Safety Jeron Johnson and rookie lineman Greg Scruggs also had sacks, while Hill and rookie rush-end Bruce Irvin each had half a sack.
Because they held the ball for more than 12 minutes in the fourth quarter and nine minutes in the third quarter, the Seahawks had a hefty advantage in time of possession – 36 minutes to 24 minutes. The Seahawks also ran 18 more plays than the Vikings with a season-high 71.
YOU DON’T SAY
“There were a couple of times I said to myself, ‘Nice move, nice cut or whatever.’ He does a great job of being physical, and that’s what I’m all about. So he has my utmost respect.” – Peterson on Lynch
How successful was the Seahawks’ just-completed preseason?
Well, they went 4-0 for only the second time in franchise history. And there are other numbers that indicate they earned the rare distinction.
The Seahawks didn’t just lead the preseason in most points scored (122) and fewest points allowed (44), they tallied 14 more than the second-highest scoring team (the Ravens) and allowed nine fewer than the team that yielded the next-lowest total (the 49ers).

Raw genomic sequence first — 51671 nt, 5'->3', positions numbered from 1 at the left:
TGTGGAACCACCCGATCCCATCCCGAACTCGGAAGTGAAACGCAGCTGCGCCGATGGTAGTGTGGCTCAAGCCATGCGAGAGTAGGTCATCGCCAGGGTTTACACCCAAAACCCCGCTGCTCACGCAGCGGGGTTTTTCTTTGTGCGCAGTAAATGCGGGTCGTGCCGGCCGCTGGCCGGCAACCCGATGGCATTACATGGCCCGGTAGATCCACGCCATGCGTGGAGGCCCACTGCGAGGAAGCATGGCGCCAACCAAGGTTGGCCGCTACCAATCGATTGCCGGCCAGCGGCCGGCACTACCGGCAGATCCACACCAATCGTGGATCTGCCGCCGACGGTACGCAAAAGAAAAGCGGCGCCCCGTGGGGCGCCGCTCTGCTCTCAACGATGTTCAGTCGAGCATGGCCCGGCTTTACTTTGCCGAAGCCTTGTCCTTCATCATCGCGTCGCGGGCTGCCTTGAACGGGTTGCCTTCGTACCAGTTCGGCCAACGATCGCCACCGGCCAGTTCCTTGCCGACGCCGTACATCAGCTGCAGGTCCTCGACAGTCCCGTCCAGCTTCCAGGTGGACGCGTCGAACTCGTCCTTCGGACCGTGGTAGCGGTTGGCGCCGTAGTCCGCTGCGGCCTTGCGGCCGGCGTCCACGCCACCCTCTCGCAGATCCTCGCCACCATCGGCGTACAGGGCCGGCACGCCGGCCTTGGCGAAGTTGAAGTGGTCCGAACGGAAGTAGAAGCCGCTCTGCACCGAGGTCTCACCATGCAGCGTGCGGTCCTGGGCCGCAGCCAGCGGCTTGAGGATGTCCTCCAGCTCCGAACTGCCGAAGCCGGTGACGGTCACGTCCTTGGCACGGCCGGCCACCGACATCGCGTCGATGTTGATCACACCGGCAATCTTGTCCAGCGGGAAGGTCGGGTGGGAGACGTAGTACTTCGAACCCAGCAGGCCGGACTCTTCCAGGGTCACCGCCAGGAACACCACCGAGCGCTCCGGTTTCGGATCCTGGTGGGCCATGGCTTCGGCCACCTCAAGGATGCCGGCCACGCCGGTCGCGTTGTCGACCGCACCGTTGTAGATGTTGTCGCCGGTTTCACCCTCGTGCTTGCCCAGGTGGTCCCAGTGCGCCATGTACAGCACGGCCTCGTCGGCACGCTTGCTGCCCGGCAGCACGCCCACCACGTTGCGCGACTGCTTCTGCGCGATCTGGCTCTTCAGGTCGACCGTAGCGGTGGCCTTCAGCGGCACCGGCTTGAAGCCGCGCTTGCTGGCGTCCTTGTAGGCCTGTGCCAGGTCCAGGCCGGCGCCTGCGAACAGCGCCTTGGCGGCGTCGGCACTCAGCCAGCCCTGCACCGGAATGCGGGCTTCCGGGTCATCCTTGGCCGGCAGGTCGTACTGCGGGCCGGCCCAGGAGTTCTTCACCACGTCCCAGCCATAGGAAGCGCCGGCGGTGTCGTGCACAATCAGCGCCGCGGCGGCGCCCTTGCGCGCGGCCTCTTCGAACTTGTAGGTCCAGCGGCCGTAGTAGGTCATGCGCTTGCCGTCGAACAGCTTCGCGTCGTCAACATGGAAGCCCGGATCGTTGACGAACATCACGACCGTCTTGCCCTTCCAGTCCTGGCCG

The offense averaged 178.3 rushing yards to lead the NFL, while the defense ranked No. 3 overall (allowing an average of 248 yards), second against the run (78.8) and fifth against the pass (169.3).
The Seahawks tied for the league lead in the all-important take-away/give-away category at plus-7. Only one team (the Steelers) committed fewer turnovers than the Seahawks (three); only two teams (the Titans and Chargers) forced more turnovers than the Seahawks (10).
Kicker Steven Hauschka was the leading scorer in the preseason (42 points) and also had more touchbacks on his kickoffs (13). Russell Wilson’s passer rating (110.3) ranked seventh in the league, and was tops among the rookie quarterbacks. Robert Turbin rushed for 165 yards to rank eighth in the league, third among the rookie running backs. Kregg Lumpkin produced 11 first downs, which tied for fifth in the league. Golden Tate (20.5) and Leon Washington (16.0) ranked 4-6 among the punt returners.